Treading the Path - Becoming Soul Conscious
Articles By M.E. Haselhurst
"The place where we are is the place from which our Journey begins."
It is slightly startling to realise how aptly this symbolic phrase "treading the Path describes the esoteric effort to become soul conscious, and to move toward Monadic consciousness. An inner urge drives the personal self to make the first tentative movement, to put a hesitating and exploratory foot down in a new direction, and thenceforward each step continues the journey into reality.
There has long been a tendency to wrap this matter of treading the Path in mystery, to think of it as setting apart those who undertake the effort from other men. In fact it does no such thing. In their own way, and time, and circumstances, all men are treading the Path, because all are sparks of the one Divine Life and will eventually demonstrate that Oneness. The only difference is that some men recognise their divine destiny sooner than those around them, and so are able to take up the always present opportunity of starting to walk rather more directly towards mankind's common goal.
In taking up the challenge of this direct approach, men take into their own hands the responsibility for accomplishing their destiny. The "I" of the personality has to be stretched until it becomes the greater "I" of the soul; and that, eventually, must merge into the all-inclusive "I" of the Monad. This stretching process represents self-initiated effort. It is needful to tread the Path by one's own effort, not by hitchhiking a lift in some heavenly omnibus. One can be helped on this journey, but not carried. And it is necessary to keep moving.
The operative word here is "moving." It is extremely easy, especially after many years of esoteric effort, to slip into habits of thought, action and attitude which were helpful when initiated, but which have been transformed by time and use into comfortable arm-chairs, so comfortable, so snugly form-fitting, that the traveller is loath to move from them, or to meet experiences which demand the abandonment of such satisfying anchorages. Yet abandoned they must be. If there is any is any one thing above all others which is the deadly enemy of discipleship effort, of treading the Path, it is inertia. Only ruthlessly clear and constantly revised elevations can save one form it. Steady, undeviating work is needed, plus willingness to experiment and the capacity to explore. The age-old axiom that "when the pupil is ready the Master will appear" is no excuse for slacking effort. From his own limited viewpoint, the aspirant may be quite ready, poised, alert, watching for the wished-for signal. But from the other end of the circuit there may be obstacles, karma that has to be worn out, relationships that have to be established, or skills that have to be unfolded. If the eagerly longed-for link does not speedily appear, no aspirant has the right to sink back into inertia of discouragement. Each and every sincere student of the Ageless Wisdom, each aspirant to tread the path, is required to keep on trying, actively and constantly engaged in the task of establishing: -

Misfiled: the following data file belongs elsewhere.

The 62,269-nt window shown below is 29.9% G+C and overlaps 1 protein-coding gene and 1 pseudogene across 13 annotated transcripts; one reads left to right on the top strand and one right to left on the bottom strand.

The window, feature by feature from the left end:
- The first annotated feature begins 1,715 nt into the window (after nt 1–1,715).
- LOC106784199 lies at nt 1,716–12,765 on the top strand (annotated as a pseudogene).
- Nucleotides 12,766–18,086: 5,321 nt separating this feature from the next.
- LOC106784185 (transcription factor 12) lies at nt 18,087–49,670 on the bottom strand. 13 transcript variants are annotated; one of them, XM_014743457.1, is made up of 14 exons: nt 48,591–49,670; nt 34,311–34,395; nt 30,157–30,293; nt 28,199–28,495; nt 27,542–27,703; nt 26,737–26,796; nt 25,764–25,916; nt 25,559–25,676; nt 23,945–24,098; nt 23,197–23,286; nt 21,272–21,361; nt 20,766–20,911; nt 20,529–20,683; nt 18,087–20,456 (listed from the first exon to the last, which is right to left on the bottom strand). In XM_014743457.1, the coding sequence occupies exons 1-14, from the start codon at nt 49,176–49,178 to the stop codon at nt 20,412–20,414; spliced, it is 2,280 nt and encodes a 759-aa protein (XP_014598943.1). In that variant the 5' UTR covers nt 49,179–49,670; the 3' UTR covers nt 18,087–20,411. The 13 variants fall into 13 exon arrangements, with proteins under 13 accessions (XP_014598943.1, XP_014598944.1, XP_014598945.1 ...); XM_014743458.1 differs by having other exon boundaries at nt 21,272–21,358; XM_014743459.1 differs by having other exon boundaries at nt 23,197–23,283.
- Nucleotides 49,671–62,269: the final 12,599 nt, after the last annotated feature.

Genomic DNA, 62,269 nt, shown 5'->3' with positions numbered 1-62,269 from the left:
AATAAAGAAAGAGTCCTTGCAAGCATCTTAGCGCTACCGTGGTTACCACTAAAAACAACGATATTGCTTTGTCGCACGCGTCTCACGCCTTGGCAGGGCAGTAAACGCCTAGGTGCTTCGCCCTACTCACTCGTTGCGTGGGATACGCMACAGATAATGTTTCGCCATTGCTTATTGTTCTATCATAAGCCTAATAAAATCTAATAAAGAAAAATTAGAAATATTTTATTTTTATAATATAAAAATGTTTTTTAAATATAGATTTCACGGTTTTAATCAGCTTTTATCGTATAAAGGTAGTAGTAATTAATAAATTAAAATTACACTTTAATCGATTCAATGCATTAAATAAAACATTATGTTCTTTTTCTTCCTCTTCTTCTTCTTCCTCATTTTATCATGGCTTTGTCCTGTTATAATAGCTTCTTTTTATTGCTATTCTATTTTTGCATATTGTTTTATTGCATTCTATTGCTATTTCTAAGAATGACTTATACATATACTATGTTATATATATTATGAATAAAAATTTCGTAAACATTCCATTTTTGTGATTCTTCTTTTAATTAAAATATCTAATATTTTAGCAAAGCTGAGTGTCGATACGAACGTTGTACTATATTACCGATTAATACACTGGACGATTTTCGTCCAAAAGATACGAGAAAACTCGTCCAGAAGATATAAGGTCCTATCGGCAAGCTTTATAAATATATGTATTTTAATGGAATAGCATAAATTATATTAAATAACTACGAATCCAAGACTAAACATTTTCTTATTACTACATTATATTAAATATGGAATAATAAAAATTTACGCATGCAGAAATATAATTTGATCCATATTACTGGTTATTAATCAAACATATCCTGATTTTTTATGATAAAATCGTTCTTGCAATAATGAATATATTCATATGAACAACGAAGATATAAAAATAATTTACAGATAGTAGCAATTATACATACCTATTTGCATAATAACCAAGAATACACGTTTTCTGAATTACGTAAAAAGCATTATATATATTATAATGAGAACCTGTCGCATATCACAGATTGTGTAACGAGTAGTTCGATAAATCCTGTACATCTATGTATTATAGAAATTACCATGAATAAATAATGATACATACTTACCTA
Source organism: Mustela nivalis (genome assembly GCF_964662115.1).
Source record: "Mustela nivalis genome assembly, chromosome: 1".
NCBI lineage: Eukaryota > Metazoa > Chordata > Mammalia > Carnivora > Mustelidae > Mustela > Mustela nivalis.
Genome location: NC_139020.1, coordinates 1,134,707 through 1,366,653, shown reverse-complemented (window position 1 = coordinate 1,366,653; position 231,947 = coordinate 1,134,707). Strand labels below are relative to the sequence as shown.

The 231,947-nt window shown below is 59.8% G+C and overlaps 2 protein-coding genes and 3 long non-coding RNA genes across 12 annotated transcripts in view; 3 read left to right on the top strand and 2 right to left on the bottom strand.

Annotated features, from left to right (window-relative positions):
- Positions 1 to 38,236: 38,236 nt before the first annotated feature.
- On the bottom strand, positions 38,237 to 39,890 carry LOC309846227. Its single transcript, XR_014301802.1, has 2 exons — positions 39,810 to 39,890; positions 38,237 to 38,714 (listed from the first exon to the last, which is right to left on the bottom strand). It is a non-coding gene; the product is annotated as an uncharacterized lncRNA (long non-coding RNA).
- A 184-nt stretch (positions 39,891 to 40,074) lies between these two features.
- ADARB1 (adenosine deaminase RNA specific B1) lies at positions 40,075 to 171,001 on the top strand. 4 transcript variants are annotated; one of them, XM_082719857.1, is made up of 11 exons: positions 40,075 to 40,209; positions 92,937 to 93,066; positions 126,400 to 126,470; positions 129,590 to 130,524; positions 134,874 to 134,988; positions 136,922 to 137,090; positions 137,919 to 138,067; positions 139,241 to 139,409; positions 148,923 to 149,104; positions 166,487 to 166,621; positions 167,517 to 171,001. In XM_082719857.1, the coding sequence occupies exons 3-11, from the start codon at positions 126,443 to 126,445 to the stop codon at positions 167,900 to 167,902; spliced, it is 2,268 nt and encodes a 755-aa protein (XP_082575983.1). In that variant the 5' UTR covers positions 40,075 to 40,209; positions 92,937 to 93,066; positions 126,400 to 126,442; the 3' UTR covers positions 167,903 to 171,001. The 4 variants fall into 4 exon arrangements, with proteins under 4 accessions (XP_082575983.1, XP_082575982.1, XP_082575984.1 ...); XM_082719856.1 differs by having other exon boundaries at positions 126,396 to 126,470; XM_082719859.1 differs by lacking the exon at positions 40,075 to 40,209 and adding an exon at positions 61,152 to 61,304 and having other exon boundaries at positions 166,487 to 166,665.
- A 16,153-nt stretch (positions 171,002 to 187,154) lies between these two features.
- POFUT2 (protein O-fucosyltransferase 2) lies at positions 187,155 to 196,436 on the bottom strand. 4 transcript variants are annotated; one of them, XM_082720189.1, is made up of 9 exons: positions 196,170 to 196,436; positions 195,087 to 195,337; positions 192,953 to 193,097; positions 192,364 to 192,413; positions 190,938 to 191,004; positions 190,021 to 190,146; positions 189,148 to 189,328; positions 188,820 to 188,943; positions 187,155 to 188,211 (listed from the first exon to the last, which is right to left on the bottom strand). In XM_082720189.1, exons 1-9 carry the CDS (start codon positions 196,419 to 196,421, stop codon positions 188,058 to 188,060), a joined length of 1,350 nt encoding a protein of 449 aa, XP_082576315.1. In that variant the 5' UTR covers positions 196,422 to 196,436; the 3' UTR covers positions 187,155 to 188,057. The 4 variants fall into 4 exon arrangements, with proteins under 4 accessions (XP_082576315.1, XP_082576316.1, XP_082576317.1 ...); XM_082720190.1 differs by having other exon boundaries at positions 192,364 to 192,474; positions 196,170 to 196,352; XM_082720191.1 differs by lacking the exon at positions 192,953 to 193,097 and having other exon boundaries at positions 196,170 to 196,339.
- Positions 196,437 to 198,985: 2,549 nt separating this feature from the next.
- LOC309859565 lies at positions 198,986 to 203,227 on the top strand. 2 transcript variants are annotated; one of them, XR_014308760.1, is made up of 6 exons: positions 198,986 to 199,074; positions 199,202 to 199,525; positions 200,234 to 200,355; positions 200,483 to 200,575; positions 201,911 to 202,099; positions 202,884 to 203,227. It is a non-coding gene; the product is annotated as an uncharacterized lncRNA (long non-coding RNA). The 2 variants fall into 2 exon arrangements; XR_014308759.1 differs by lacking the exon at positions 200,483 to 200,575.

a. soul consciousness
b. capacity to use this expanded awareness in world service.
It is encouraging to note the oft-repeated teaching that the master is most likely to appear in the moment when he has been completely forgotten as the man on the outer plane struggles to meet some overwhelming need.
This meeting of world need is a vital part of treading the Path. It need not be glamorous, spectacular or dramatic effort. It is not given to all men to serve grandly, writing in bold letters the history of their times. But it is given to all men to serve in the measure of their highest achieved capacity, knowing that, as need is met, the capacity to meet greater need unfolds. No man is truly treading the Path who is not, according to the present limitations of his environment, helping other men to find and tread it also.
Robert F. Kennedy once said:
"Each time a man stands up for an ideal, or acts to improve the lot of others, or strikes out against injustice, he sends forth a tiny ripple of hope and, crossing each other from a million different centres of energy and daring, these ripples build a current that can sweep down the mightiest walls of oppression and resistance.